Professional Standards Commission (PSC) 

The Professional Standards Commission (PSC) has full responsibility for the certification, preparation, and conduct of certified, licensed, or permitted personnel employed in Georgia public schools. The Commission is also responsible for the development and administration of teacher certification testing. PSC handles the investigation, advisement, monitoring, and due process of cases associated with educator discipline.  The Professional Standard Commission’s governing board consists of 18 members including nine teachers, two higher education representatives, two local school board members, two superintendents, and three persons from the private sector. 

State Board of Education (SBOE) and Department of Education (GaDOE) 

The Georgia Board of Education provides leadership for the state system of public schools.  Comprised of 13 members appointed by the governor to represent their congressional districts, the Board sets policies for the state’s public school system.  The Georgia Department of Education (GaDOE) oversees public education throughout the state.  It ensures that laws and regulations pertaining to education are followed and that state and federal money appropriated for education is properly allocated to local school systems.  GaDOE also provides education-related information to students, parents, teachers, educational staff, government officials, and the media.   

Governance at the Local Level 

The Georgia Constitution defines the role and responsibility of local school systems and local boards of education. The Constitution grants authority to county and local boards of education to establish, maintain, and control public schools within their limits. Among the governing agencies that oversee local education systems are local boards of education, local school superintendents, local education agencies, and local school councils.  Each of these agencies is described below. 

Local Boards of Education 

Each public school system in Georgia is under the management and control of a local board of education. The power and authority for the operation of schools are vested in the local boards of education, members of which are all elected by the local citizens. The local board of education must appoint a school superintendent to act as the executive officer of the board. The local boards of education approve the district rules and policies and help ensure that locally developed programs, courses, and activities are properly planned, implemented, monitored, and evaluated.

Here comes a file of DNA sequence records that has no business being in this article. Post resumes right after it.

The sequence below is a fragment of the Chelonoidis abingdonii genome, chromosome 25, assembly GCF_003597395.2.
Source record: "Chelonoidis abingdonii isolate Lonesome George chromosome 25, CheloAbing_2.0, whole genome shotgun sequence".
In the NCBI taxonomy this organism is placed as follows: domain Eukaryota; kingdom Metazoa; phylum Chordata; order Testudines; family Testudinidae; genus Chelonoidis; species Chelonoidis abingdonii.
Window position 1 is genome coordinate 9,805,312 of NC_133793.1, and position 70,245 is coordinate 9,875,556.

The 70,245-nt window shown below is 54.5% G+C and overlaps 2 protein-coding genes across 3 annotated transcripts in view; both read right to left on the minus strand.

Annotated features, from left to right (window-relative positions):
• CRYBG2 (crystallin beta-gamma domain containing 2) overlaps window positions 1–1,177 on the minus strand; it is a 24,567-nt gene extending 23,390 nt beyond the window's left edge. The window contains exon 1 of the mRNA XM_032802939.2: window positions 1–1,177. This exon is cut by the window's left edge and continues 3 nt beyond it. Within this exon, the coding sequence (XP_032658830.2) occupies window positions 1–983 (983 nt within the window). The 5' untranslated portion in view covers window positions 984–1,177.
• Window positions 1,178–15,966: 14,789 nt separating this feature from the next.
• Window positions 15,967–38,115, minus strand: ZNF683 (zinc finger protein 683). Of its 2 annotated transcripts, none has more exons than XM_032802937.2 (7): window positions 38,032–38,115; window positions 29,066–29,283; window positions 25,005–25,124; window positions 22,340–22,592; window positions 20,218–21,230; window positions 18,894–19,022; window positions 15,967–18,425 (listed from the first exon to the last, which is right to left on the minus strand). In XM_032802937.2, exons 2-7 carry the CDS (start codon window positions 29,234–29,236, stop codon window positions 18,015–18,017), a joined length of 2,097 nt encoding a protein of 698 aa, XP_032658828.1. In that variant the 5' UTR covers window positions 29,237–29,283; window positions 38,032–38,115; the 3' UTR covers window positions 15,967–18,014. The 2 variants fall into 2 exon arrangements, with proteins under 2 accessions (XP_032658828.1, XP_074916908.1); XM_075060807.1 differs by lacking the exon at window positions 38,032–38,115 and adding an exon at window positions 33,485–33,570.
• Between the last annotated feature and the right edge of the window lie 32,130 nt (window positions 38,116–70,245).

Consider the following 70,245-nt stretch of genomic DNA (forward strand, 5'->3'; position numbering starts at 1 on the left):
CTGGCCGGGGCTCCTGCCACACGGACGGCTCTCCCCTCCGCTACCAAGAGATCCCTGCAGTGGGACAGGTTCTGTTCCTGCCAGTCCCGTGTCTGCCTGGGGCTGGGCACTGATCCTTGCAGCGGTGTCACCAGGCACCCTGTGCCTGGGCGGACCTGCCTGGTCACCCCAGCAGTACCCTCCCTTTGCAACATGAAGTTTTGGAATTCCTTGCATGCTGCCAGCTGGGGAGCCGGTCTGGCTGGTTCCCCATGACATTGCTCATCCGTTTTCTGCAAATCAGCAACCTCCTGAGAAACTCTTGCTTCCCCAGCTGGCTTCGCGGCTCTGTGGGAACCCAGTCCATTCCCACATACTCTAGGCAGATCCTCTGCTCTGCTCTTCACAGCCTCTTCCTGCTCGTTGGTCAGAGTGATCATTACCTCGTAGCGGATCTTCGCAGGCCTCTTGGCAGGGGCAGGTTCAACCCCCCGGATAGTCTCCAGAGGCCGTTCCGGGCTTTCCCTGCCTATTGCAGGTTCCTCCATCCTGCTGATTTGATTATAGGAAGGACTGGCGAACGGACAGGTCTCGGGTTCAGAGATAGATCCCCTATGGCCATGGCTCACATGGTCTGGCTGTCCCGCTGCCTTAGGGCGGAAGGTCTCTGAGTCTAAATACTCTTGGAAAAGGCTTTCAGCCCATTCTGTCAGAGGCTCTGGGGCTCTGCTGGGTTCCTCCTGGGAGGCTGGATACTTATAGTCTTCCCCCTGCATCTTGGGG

Local boards of education fund education programs using property taxes, a Special Purpose Local Option Sales Tax (for capital outlay projects), and/or grants and other funding services. 

Local School Superintendents 

Local school superintendents are appointed by their local school board. A school superintendent is the executive officer of the board and the chief administrator of the local system of education. The superintendent is responsible for implementing the policies of the local board and administering the various components of state and federal education programs and services.   

Local Education Agencies (LEAs) 

Local education agencies (LEAs), commonly referred to as school districts, implement the policies of the local board. LEAs also administer and manage state and federal funding and ensure compliance with requirements. This entity is often referred to as the superintendent’s office, the county office, or the district office.   

Local School Councils 

Local School Councils are school-level advisory bodies that were created by law in Georgia to involve teachers, parents, and businesspersons in local school issues relating to student achievement. The role of school councils is advisory in nature, and while they can provide valuable input for local education leaders, the management and control of public schools remains the primary responsibility of local boards of education.  Every public school in Georgia has a local school council consisting of a minimum of: four parents elected by the parents (two of whom must be business persons), two certified teachers elected by the teachers, two additional businesspersons, and the school principal.